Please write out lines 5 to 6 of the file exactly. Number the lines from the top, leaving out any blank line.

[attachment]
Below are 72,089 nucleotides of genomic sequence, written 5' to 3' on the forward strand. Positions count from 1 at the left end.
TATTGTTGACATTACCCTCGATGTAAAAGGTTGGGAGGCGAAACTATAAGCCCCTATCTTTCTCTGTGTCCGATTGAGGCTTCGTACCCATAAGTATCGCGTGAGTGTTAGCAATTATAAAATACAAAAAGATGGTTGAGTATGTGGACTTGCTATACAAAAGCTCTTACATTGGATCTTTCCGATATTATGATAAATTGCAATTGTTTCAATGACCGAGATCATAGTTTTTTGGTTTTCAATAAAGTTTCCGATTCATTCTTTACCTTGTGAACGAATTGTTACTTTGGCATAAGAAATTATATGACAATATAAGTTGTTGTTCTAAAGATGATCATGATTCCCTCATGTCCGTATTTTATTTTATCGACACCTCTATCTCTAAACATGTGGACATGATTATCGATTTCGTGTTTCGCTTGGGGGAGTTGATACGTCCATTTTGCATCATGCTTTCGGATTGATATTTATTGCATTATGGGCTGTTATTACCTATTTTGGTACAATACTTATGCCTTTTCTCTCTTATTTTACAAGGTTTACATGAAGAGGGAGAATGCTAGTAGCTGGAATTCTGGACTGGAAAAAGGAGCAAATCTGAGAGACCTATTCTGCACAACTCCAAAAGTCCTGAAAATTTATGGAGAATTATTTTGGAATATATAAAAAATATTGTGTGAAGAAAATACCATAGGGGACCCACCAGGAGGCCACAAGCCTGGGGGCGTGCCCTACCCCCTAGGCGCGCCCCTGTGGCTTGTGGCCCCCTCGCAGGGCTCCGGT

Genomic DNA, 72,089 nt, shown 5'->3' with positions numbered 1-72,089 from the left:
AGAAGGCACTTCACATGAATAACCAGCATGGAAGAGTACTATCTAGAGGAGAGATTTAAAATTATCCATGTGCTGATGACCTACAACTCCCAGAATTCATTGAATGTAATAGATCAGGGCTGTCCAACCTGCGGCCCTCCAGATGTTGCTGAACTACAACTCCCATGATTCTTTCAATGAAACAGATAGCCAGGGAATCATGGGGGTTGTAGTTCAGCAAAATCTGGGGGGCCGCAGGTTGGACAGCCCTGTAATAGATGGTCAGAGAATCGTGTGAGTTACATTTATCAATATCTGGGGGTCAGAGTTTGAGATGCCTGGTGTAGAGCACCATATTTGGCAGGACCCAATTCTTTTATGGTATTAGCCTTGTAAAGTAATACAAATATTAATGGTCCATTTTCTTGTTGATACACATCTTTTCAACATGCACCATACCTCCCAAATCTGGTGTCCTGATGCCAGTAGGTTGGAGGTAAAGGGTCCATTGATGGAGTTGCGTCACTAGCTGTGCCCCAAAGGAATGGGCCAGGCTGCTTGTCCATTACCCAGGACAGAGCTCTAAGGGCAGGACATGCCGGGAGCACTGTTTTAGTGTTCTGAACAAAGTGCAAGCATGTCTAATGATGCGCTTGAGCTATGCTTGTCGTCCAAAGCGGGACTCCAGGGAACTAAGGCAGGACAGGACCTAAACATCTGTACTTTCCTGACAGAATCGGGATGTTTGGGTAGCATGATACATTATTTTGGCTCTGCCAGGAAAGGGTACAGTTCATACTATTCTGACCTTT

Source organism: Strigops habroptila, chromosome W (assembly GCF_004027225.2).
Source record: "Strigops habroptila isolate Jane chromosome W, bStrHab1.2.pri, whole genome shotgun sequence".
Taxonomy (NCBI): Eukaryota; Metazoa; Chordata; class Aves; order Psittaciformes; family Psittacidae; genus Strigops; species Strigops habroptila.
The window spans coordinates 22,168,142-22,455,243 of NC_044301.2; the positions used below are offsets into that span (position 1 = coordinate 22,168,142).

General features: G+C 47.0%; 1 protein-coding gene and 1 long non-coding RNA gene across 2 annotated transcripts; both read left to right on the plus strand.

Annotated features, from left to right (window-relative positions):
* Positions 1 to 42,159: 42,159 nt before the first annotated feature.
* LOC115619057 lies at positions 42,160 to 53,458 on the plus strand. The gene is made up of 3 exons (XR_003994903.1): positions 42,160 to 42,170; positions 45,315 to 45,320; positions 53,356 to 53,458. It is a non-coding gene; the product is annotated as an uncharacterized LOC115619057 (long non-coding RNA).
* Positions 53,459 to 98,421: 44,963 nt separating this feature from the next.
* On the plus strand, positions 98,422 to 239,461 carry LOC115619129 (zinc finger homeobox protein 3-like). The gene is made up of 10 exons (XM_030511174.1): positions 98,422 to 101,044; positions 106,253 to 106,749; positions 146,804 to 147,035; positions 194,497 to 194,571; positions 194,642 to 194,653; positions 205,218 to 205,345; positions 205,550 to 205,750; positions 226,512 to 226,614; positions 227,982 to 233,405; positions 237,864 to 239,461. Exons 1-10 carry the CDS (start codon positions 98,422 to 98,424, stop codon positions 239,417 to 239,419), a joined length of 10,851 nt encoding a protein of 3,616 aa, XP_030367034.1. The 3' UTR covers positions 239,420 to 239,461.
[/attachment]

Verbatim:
Source organism: Strigops habroptila, chromosome W (assembly GCF_004027225.2).
Source record: "Strigops habroptila isolate Jane chromosome W, bStrHab1.2.pri, whole genome shotgun sequence".